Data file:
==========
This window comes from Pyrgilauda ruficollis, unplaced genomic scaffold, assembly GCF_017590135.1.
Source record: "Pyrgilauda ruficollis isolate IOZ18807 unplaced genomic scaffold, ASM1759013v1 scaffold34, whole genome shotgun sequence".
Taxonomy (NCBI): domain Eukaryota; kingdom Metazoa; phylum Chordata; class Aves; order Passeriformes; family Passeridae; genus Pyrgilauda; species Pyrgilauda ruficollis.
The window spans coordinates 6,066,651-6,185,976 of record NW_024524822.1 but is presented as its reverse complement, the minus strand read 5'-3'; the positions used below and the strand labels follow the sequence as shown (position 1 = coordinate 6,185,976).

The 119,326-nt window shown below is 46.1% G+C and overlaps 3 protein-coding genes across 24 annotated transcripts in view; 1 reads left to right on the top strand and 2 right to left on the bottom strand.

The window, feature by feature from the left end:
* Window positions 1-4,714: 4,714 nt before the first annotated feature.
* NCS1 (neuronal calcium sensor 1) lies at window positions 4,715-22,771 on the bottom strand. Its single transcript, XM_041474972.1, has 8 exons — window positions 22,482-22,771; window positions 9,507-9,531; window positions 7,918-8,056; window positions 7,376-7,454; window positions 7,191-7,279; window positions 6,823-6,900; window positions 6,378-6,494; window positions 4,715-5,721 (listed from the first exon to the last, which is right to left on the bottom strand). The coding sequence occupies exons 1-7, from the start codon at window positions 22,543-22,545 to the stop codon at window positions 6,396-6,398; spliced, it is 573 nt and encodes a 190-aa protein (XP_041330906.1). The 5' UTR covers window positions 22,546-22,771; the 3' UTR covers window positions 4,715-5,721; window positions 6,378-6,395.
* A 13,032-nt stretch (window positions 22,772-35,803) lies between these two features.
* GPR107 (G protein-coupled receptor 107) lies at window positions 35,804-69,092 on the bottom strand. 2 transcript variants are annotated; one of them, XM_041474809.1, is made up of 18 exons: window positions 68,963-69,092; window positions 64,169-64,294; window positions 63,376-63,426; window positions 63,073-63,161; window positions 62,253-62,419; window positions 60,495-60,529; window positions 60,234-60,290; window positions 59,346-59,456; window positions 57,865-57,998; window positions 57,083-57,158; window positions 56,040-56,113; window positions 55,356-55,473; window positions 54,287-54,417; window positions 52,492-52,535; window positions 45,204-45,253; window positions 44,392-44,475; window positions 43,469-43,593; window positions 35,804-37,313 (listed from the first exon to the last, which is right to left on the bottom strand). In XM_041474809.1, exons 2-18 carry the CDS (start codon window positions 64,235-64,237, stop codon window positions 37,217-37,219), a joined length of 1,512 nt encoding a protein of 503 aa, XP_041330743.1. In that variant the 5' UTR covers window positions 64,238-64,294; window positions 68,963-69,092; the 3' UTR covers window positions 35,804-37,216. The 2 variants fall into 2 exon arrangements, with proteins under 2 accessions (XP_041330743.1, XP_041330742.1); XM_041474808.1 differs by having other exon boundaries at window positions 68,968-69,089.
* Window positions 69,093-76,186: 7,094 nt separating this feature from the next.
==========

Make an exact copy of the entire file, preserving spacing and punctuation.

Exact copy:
This window comes from Pyrgilauda ruficollis, unplaced genomic scaffold, assembly GCF_017590135.1.
Source record: "Pyrgilauda ruficollis isolate IOZ18807 unplaced genomic scaffold, ASM1759013v1 scaffold34, whole genome shotgun sequence".
Taxonomy (NCBI): domain Eukaryota; kingdom Metazoa; phylum Chordata; class Aves; order Passeriformes; family Passeridae; genus Pyrgilauda; species Pyrgilauda ruficollis.
The window spans coordinates 6,066,651-6,185,976 of record NW_024524822.1 but is presented as its reverse complement, the minus strand read 5'-3'; the positions used below and the strand labels follow the sequence as shown (position 1 = coordinate 6,185,976).

The 119,326-nt window shown below is 46.1% G+C and overlaps 3 protein-coding genes across 24 annotated transcripts in view; 1 reads left to right on the top strand and 2 right to left on the bottom strand.

The window, feature by feature from the left end:
* Window positions 1-4,714: 4,714 nt before the first annotated feature.
* NCS1 (neuronal calcium sensor 1) lies at window positions 4,715-22,771 on the bottom strand. Its single transcript, XM_041474972.1, has 8 exons — window positions 22,482-22,771; window positions 9,507-9,531; window positions 7,918-8,056; window positions 7,376-7,454; window positions 7,191-7,279; window positions 6,823-6,900; window positions 6,378-6,494; window positions 4,715-5,721 (listed from the first exon to the last, which is right to left on the bottom strand). The coding sequence occupies exons 1-7, from the start codon at window positions 22,543-22,545 to the stop codon at window positions 6,396-6,398; spliced, it is 573 nt and encodes a 190-aa protein (XP_041330906.1). The 5' UTR covers window positions 22,546-22,771; the 3' UTR covers window positions 4,715-5,721; window positions 6,378-6,395.
* A 13,032-nt stretch (window positions 22,772-35,803) lies between these two features.
* GPR107 (G protein-coupled receptor 107) lies at window positions 35,804-69,092 on the bottom strand. 2 transcript variants are annotated; one of them, XM_041474809.1, is made up of 18 exons: window positions 68,963-69,092; window positions 64,169-64,294; window positions 63,376-63,426; window positions 63,073-63,161; window positions 62,253-62,419; window positions 60,495-60,529; window positions 60,234-60,290; window positions 59,346-59,456; window positions 57,865-57,998; window positions 57,083-57,158; window positions 56,040-56,113; window positions 55,356-55,473; window positions 54,287-54,417; window positions 52,492-52,535; window positions 45,204-45,253; window positions 44,392-44,475; window positions 43,469-43,593; window positions 35,804-37,313 (listed from the first exon to the last, which is right to left on the bottom strand). In XM_041474809.1, exons 2-18 carry the CDS (start codon window positions 64,235-64,237, stop codon window positions 37,217-37,219), a joined length of 1,512 nt encoding a protein of 503 aa, XP_041330743.1. In that variant the 5' UTR covers window positions 64,238-64,294; window positions 68,963-69,092; the 3' UTR covers window positions 35,804-37,216. The 2 variants fall into 2 exon arrangements, with proteins under 2 accessions (XP_041330743.1, XP_041330742.1); XM_041474808.1 differs by having other exon boundaries at window positions 68,968-69,089.
* Window positions 69,093-76,186: 7,094 nt separating this feature from the next.